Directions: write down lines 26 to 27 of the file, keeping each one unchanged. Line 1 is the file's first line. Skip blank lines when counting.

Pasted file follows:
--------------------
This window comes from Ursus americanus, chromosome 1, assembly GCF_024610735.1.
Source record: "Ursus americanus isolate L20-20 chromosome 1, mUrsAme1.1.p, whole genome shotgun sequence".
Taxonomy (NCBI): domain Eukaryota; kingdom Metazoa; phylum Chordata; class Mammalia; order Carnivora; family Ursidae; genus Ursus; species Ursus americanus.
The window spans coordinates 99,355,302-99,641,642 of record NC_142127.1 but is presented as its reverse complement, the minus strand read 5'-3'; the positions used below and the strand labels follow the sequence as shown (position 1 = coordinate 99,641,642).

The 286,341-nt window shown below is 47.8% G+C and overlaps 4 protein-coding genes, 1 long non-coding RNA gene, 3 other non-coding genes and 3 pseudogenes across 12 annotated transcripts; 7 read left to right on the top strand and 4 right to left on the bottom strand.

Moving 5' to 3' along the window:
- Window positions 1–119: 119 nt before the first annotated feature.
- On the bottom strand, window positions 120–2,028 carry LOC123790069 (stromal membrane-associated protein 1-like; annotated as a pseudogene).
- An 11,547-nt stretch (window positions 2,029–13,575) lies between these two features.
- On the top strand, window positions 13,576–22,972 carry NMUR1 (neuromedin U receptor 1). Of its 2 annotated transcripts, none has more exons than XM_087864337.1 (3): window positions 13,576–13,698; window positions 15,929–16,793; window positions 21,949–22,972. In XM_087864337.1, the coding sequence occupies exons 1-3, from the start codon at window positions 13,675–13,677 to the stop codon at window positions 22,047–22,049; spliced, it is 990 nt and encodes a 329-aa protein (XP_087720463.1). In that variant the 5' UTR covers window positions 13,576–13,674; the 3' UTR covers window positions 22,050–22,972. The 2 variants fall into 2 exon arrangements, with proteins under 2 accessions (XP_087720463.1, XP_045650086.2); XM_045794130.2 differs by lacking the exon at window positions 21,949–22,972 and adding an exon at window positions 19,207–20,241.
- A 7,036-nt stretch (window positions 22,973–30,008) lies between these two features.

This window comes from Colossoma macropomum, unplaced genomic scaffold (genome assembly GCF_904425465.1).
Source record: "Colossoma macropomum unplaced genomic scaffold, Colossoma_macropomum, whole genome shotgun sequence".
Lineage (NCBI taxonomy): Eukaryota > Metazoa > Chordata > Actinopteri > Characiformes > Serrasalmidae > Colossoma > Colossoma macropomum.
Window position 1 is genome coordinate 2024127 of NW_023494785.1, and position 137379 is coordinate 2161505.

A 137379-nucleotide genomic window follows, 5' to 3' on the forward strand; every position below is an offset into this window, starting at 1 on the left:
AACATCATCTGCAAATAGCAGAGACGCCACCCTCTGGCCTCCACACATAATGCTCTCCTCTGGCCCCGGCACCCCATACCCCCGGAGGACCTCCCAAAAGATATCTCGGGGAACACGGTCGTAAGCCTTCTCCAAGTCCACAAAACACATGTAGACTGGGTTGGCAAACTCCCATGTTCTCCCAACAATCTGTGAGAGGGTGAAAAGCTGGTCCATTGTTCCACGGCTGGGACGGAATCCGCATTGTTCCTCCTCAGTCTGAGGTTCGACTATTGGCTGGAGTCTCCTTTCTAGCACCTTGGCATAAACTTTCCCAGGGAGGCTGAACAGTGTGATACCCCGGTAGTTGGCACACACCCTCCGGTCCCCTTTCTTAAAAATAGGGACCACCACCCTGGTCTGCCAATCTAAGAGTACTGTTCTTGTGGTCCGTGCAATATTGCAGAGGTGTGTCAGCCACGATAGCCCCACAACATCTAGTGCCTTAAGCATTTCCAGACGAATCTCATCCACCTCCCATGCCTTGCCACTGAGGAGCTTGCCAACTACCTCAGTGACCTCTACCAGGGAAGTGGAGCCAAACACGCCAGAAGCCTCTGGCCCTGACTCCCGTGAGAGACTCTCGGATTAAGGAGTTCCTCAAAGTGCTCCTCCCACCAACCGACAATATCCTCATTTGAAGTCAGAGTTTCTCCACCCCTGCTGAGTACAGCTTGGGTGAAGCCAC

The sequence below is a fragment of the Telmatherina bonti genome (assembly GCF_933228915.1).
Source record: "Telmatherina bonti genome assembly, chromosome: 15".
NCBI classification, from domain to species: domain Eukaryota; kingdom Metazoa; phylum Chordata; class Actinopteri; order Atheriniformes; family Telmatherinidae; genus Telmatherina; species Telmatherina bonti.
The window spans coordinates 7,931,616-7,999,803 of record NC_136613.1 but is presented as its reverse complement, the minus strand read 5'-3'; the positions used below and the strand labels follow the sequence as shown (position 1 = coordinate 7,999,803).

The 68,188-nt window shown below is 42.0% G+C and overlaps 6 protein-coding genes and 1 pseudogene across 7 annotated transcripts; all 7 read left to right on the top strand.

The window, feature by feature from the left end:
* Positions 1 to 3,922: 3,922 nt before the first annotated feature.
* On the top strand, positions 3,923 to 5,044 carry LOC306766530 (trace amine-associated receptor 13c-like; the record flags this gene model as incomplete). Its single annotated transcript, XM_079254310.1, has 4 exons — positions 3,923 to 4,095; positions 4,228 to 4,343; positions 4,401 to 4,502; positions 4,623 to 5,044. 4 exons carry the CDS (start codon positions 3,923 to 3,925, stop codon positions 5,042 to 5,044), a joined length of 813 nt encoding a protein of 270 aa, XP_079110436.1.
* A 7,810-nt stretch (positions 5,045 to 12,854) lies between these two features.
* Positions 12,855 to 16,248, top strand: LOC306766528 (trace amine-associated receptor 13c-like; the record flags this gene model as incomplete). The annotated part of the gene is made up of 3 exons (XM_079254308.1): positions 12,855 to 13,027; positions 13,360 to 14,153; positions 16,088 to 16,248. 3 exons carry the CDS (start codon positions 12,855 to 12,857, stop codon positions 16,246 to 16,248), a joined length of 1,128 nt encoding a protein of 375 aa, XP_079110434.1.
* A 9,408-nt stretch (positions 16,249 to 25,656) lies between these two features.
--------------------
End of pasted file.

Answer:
* A 7,810-nt stretch (positions 5,045 to 12,854) lies between these two features.
* Positions 12,855 to 16,248, top strand: LOC306766528 (trace amine-associated receptor 13c-like; the record flags this gene model as incomplete). The annotated part of the gene is made up of 3 exons (XM_079254308.1): positions 12,855 to 13,027; positions 13,360 to 14,153; positions 16,088 to 16,248. 3 exons carry the CDS (start codon positions 12,855 to 12,857, stop codon positions 16,246 to 16,248), a joined length of 1,128 nt encoding a protein of 375 aa, XP_079110434.1.